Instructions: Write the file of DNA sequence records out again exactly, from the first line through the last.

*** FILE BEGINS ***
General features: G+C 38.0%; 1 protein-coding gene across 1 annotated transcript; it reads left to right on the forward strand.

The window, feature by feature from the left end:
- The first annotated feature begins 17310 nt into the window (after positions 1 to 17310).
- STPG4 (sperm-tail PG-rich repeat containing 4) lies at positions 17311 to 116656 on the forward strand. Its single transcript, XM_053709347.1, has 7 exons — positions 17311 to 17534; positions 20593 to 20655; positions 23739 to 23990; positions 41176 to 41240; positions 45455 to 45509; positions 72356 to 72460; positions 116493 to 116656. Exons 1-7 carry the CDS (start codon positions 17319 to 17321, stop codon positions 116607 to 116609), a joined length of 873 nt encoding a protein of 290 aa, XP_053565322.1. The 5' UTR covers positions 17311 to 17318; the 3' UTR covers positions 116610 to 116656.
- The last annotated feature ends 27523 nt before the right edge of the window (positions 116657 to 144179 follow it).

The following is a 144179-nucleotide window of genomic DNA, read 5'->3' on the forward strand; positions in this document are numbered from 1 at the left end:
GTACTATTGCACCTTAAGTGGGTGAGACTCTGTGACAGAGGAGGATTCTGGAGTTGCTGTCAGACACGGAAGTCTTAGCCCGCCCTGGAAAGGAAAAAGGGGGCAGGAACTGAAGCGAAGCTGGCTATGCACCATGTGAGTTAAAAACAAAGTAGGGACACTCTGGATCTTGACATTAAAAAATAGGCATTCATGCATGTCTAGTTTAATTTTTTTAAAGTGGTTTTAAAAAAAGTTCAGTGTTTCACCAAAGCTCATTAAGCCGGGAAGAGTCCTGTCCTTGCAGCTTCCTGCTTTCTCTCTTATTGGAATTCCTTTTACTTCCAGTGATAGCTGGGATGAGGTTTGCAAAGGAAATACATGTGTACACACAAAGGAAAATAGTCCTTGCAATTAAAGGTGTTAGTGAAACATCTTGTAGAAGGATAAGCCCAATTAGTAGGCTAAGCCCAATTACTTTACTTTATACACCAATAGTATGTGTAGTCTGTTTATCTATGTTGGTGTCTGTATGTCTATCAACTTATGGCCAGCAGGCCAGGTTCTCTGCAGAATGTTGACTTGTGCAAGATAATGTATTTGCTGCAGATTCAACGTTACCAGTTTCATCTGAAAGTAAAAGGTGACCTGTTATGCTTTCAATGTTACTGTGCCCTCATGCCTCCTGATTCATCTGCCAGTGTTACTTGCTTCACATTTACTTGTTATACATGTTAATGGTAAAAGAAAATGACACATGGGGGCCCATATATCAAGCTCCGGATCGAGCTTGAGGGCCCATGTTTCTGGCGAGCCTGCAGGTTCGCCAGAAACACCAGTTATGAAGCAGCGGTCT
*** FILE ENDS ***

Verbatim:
General features: G+C 38.0%; 1 protein-coding gene across 1 annotated transcript; it reads left to right on the forward strand.

The window, feature by feature from the left end:
- The first annotated feature begins 17310 nt into the window (after positions 1 to 17310).
- STPG4 (sperm-tail PG-rich repeat containing 4) lies at positions 17311 to 116656 on the forward strand. Its single transcript, XM_053709347.1, has 7 exons — positions 17311 to 17534; positions 20593 to 20655; positions 23739 to 23990; positions 41176 to 41240; positions 45455 to 45509; positions 72356 to 72460; positions 116493 to 116656. Exons 1-7 carry the CDS (start codon positions 17319 to 17321, stop codon positions 116607 to 116609), a joined length of 873 nt encoding a protein of 290 aa, XP_053565322.1. The 5' UTR covers positions 17311 to 17318; the 3' UTR covers positions 116610 to 116656.
- The last annotated feature ends 27523 nt before the right edge of the window (positions 116657 to 144179 follow it).

The following is a 144179-nucleotide window of genomic DNA, read 5'->3' on the forward strand; positions in this document are numbered from 1 at the left end:
GTACTATTGCACCTTAAGTGGGTGAGACTCTGTGACAGAGGAGGATTCTGGAGTTGCTGTCAGACACGGAAGTCTTAGCCCGCCCTGGAAAGGAAAAAGGGGGCAGGAACTGAAGCGAAGCTGGCTATGCACCATGTGAGTTAAAAACAAAGTAGGGACACTCTGGATCTTGACATTAAAAAATAGGCATTCATGCATGTCTAGTTTAATTTTTTTAAAGTGGTTTTAAAAAAAGTTCAGTGTTTCACCAAAGCTCATTAAGCCGGGAAGAGTCCTGTCCTTGCAGCTTCCTGCTTTCTCTCTTATTGGAATTCCTTTTACTTCCAGTGATAGCTGGGATGAGGTTTGCAAAGGAAATACATGTGTACACACAAAGGAAAATAGTCCTTGCAATTAAAGGTGTTAGTGAAACATCTTGTAGAAGGATAAGCCCAATTAGTAGGCTAAGCCCAATTACTTTACTTTATACACCAATAGTATGTGTAGTCTGTTTATCTATGTTGGTGTCTGTATGTCTATCAACTTATGGCCAGCAGGCCAGGTTCTCTGCAGAATGTTGACTTGTGCAAGATAATGTATTTGCTGCAGATTCAACGTTACCAGTTTCATCTGAAAGTAAAAGGTGACCTGTTATGCTTTCAATGTTACTGTGCCCTCATGCCTCCTGATTCATCTGCCAGTGTTACTTGCTTCACATTTACTTGTTATACATGTTAATGGTAAAAGAAAATGACACATGGGGGCCCATATATCAAGCTCCGGATCGAGCTTGAGGGCCCATGTTTCTGGCGAGCCTGCAGGTTCGCCAGAAACACCAGTTATGAAGCAGCGGTCT